Today, the Fed Open Market Committee concluded their two-day meeting with some big news—QE 3. Specifically, the FOMC will buy $40 billion of mortgages per month in an effort to spur the recovery in real estate and keep rates for government agency debt low (until the labor market improves ‘substantially’). Additionally, they lengthened and toughened their ‘zero-rate policy’ language from late-2014 to mid-2015. In addition, they stand ready to do more as needed.
This outcome, as has been the case of the last few meetings, was largely expected. However, up until a few days/weeks ago, it wasn’t as clear as to whether such as drastic step would need to be taken. Last week’s poor jobs report and ongoing spottiness in economic data (particularly in manufacturing) appeared to prompt this decision.
What does this version of QE represent? Likely, a loosely-defined and open-ended bond purchase program. The program is simple in theory, considering that, with short-term rates near zero, there isn’t a lot of wiggle room left on the short end of the yield curve to ease further. So, by buying bonds, the Fed can push down yields (this is done through the fairly straightforward formulas of: Fed buying of bonds = higher demand = higher prices = lower yields). This keeps overall interest rates lower than they would otherwise be and continues to stimulate business and consumer spending, as low yields on debt are also connected to low borrowing rates—including those on mortgages, autos and capital equipment.
This is by no means a panacea. Some economists argue that another round of QE isn’t likely to be extremely effective, and each round has a lesser chance of being effective than the last. Ben Bernanke spent a fair amount of time at the Jackson Hole conference defending the Fed’s monetary policies during the financial crisis, and provided his own evidence that QE did, in fact, work, by raising output by 3% and creating some 2,000,000 jobs. If the economy remains in a slow growth pattern, QE is likely better than nothing; although other, more qualitative concerns, such as the upcoming presidential election and year-end ‘fiscal cliff’ continue to weigh on investors as well.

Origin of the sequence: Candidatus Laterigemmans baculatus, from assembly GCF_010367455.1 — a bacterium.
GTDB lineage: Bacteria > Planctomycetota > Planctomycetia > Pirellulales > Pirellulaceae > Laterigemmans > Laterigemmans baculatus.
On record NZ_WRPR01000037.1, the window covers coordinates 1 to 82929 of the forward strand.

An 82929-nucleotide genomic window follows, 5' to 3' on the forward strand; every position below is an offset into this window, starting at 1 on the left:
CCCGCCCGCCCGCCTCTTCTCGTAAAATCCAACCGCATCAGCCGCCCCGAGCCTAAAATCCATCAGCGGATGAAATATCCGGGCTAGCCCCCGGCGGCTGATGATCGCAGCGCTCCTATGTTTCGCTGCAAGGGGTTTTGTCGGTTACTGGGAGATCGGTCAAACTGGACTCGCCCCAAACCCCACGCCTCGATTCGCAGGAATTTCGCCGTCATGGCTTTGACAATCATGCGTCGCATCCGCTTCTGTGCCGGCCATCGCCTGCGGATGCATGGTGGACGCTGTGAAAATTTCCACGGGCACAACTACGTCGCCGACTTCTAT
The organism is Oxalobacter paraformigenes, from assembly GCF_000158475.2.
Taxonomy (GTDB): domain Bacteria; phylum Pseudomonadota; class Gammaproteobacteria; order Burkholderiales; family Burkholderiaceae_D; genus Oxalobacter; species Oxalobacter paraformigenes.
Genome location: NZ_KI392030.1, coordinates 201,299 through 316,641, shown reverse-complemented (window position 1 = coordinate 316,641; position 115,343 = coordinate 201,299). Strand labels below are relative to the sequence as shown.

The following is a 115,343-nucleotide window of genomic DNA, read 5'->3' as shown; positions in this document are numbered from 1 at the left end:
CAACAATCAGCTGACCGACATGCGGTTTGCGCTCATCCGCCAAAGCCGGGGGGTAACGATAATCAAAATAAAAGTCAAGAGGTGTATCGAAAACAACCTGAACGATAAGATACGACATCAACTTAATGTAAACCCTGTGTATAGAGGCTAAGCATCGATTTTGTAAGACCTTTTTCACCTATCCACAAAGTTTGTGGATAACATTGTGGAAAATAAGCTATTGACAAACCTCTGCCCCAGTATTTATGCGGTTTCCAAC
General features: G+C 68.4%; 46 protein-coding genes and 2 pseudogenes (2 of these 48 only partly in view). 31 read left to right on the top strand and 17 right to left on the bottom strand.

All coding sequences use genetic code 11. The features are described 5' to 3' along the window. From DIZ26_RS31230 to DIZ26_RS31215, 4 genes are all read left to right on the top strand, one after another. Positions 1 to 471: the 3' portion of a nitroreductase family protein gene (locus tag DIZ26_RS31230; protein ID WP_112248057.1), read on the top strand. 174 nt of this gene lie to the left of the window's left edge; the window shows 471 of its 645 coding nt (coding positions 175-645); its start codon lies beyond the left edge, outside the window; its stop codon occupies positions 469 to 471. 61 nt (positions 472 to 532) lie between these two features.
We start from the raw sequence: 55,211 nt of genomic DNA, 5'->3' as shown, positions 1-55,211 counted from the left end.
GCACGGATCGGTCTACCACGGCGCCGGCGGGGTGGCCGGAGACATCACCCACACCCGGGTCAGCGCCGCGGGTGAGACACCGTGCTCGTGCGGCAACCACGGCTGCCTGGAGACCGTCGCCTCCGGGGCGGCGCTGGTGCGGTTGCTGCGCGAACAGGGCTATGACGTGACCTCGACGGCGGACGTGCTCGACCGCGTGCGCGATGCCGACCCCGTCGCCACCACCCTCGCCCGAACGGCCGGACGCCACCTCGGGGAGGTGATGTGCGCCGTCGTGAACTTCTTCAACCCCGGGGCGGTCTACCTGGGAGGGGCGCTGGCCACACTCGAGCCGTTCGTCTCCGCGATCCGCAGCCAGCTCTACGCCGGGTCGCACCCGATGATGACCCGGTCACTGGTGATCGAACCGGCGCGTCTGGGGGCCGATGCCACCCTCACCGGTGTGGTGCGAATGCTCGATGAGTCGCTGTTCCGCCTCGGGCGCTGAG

That said, investment markets have tended to react quite favorably to easing announcements historically. Equities may be the most direct beneficiary, but corporate ‘spread’ debt and industrially-oriented commodities may also benefit. (Markets today already like it.)
Another piece of this puzzle that complicates matters somewhat is the Fed’s dual mandate of ‘stable prices/moderate long-term interest rates’ and ‘maximum employment.’ The employment portion of this may be the trickiest part, as political and non-monetary concerns come into play and a period of longer-term structural employment (Bernanke’s worst fear) could potentially come into conflict with the other mandate. Also, in terms of questions, what is left in their arsenal if this isn’t as effective as hoped?